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Invalid MSI and Why

Some people have mentioned getting an “Invalid MSI” error when attempting to incorporate ThinApp package MSIs into their View environment via the View Management Console. As there are a various causes to the generation of this error, I wanted to go over some of the more common reasons why this is seen and how to resolve each of these.

“Invalid MSI” – What does that mean and why am I seeing it?

While I admit, this error is somewhat obtuse in it’s explanation, essentially what is happening is the ThinApp SDK code residing within View is looking at the ThinApp package MSI and getting an error – then reporting to the View Management Console as such. This is what kicks out the error we see here.

Invalid MSI

What causes this and how can I resolve it?

To date, there are three major causes for this error:

  1. The ThinApp package MSI was created with MSIStreaming=1 (or MSIUseCabs=0 for ThinApp 4.5 and older) but the EXEs/DAT do not reside in the folder with the MSI where View is being directed to look at for a ThinApp repository.
    • To resolve this, ensure you copy the EXEs/DAT along with MSI and ensure the MSI and EXEs/DAT all reside in the same folder. For more information specific to this scenario, see VMware KB 1028385.
  2. While this second scenario isn’t specifically around the “Invalid MSI” error, incorrect Security Settings have been known to cause a variety ThinApp deployment issues within View along with the “Invalid MSI” error in discussion here. Specific issues lie around the following:
    • File Share security where the EXEs/DAT/MSI reside. For this to work properly, Users must have both READ and EXECUTE permissions. This is especially pertinent when the customer is using a non-SMB type of share such as a NetApp Filer as it uses CIFS while Windows uses SMB. The “READ” and “EXECUTE” permissions in a CIFS environment are two separate settings while in SMB it is one and the same. Often times Network Administrators more familiar with Windows environments can overlook this as it’s somewhat of an obscure setting.
    • Default View Manager service accounts are being used. This second security type of cause is the View Management Console Services install using the Local System account by default. This is not due to any issues in code or packages, but rather due to unawareness of default settings as, when combined with restrictive file share security (discussed in the above example), this can cause unforeseen issues for the View/ThinApp Administrators. Modifying the View Manager services from the default settings and configuring the services to use Domain credentials of accounts which have been given proper access to the ThinApp repository share resolves this.

  3. This third cause is somewhat more involved and is looking more like limitation in the ThinApp SDK. Apparently a ThinApp package built with ThinApp 4.5 or higher, which contains an entry point or data container with a source not residing inside the ThinApp package, and being deployed via the View Management Console will likely experience the “Invalid MSI” issue.
  4. Why is that? Well, keep in mind the ThinApp SDK is looking inside the ThinApp package. When it goes looking for a SOURCE of an entry point to register, it prefers to see said source within the ThinApp package it is looking in. When it doesn’t find the defined source, it responds with an error to the View Management Console – which in turn gives out the “Invalid MSI” response to the View Administrator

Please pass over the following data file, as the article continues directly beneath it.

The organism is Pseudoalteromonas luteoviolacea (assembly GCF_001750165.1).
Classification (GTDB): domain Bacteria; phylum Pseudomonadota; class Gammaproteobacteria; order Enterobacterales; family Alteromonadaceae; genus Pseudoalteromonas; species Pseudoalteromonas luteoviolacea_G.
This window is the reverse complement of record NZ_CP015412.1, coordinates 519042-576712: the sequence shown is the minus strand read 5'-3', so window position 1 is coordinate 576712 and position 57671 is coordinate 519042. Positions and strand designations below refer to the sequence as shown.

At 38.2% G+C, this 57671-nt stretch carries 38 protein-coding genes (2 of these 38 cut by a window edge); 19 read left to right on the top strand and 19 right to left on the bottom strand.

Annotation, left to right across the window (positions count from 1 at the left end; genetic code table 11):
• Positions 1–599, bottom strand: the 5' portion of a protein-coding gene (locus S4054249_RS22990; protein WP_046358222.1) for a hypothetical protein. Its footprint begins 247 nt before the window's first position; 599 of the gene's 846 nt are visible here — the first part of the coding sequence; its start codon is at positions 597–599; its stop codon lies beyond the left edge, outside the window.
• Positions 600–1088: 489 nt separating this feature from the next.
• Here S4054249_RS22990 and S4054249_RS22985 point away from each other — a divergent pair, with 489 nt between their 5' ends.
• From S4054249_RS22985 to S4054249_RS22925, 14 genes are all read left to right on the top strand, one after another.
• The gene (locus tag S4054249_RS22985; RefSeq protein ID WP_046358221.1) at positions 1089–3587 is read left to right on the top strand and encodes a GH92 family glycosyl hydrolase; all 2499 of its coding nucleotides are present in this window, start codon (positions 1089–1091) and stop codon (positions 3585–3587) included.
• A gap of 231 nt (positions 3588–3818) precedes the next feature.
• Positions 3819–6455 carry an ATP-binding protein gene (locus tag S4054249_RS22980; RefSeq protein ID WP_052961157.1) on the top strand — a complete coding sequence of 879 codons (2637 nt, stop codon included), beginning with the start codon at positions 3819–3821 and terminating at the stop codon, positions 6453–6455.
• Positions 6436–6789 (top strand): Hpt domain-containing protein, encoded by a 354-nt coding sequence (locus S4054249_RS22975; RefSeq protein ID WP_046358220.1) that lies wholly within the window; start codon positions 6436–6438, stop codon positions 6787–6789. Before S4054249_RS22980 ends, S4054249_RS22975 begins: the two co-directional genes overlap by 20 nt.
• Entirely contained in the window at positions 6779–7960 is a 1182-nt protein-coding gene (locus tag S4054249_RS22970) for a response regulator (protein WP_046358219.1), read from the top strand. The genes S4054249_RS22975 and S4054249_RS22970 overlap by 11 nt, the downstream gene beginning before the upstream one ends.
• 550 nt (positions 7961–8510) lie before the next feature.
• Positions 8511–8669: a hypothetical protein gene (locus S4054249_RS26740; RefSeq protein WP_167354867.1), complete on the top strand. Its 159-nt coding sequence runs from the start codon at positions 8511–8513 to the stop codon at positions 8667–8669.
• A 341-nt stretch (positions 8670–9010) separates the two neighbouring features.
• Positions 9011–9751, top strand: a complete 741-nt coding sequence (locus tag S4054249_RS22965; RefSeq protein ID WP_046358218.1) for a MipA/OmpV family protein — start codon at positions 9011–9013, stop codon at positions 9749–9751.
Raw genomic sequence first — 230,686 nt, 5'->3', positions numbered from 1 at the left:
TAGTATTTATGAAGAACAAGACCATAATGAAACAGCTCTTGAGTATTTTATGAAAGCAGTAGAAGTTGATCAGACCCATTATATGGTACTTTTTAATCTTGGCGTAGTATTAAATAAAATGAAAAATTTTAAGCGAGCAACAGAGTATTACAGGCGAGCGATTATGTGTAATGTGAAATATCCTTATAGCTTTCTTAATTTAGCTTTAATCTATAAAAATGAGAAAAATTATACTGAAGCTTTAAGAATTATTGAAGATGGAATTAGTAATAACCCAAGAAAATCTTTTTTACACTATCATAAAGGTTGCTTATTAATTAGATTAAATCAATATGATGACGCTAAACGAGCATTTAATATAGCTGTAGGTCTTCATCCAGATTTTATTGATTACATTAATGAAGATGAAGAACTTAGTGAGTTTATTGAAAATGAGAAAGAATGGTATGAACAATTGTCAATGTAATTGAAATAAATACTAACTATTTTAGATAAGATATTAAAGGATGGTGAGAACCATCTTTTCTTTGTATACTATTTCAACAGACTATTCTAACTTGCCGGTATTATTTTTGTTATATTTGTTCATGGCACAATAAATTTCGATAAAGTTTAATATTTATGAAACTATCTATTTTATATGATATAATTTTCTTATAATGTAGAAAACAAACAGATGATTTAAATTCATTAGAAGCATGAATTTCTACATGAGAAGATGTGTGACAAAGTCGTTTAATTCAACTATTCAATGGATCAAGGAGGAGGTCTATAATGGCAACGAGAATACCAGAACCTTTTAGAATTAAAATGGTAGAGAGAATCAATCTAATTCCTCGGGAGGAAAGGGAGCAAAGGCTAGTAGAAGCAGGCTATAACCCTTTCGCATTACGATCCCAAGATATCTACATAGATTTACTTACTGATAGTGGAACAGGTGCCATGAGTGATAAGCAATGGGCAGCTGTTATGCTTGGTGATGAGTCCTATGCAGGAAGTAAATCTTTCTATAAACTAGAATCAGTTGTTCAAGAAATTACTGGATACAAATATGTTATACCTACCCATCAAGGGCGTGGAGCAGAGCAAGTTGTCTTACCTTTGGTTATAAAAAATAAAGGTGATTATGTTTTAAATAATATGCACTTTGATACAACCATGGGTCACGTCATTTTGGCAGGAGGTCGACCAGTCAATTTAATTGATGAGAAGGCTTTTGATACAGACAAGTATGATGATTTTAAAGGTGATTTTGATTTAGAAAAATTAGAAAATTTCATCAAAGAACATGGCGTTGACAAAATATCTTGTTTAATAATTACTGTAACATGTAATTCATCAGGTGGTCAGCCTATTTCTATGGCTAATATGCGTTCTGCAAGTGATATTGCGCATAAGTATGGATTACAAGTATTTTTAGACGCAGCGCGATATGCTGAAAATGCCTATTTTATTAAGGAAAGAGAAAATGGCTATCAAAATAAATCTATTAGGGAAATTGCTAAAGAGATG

Item 3 Resolutions:

    • Within the ThinApp project’s PACKAGE.INI ensure each Entry Point or Data Container have a valid SOURCE value defined to a file within said ThinApp project. Change any Entry Point/Data Container SOURCE value which is not pointing to a file within the ThinApp project/package to a file which is residing within the ThinApp project/package.
    • Additional Info:

      It should be noted, VMware ThinApp Product Development is aware of this and plans are underway to enhance the ThinApp SDK to help make ThinApp package deployment through View as easy as possible. Some people have asked, “Why not allow the ThinApp SDK to search outside the package?” – but remember where the ThinApp SDK is running (in the View Management Console on the system where the View Management Console is installed) and that this Windows OS (potentially a server OS) may not be the same as the desktop Windows OS which the ThinApp package was captured on or which the ThinApp package will be executed on. Therefore, it cannot be assumed the source file will be the same, or even exist (based upon what was determined by the application packager as a Clean PC for capture and build purposes).

      Special Thanks to Andrew Bull of IVOXY Consulting for doing the research on this and posting on the VMware Communities site as well as providing me the image above.

For any customers having any questions around this specific topic, around ThinApp in general, or around any other VMware products, or experiencing any issues requiring technical assistance, please do not hesitate to contact VMware Support. Our support team is top-notch and their number one goal is customer satisfaction!

To contact VMware Support, please see our Support Home Page for the various ways which you can request support.

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Dean Flaming

About Dean Flaming

Dean is currently an EUC Architect and member of the VMware End User Computing Enablement and Lighthouse Support teams, working to develop communications and IP around VMware End User Computing products and solutions as well as support many various Lighthouse accounts with their own EUC practices. Prior to this, from 2008 through 2012 Dean was one of VMware's End User Computing Specialists. Throughout his time at VMware, Dean has also written and published various articles, videos, and podcasts regarding VMware's EUC Solutions.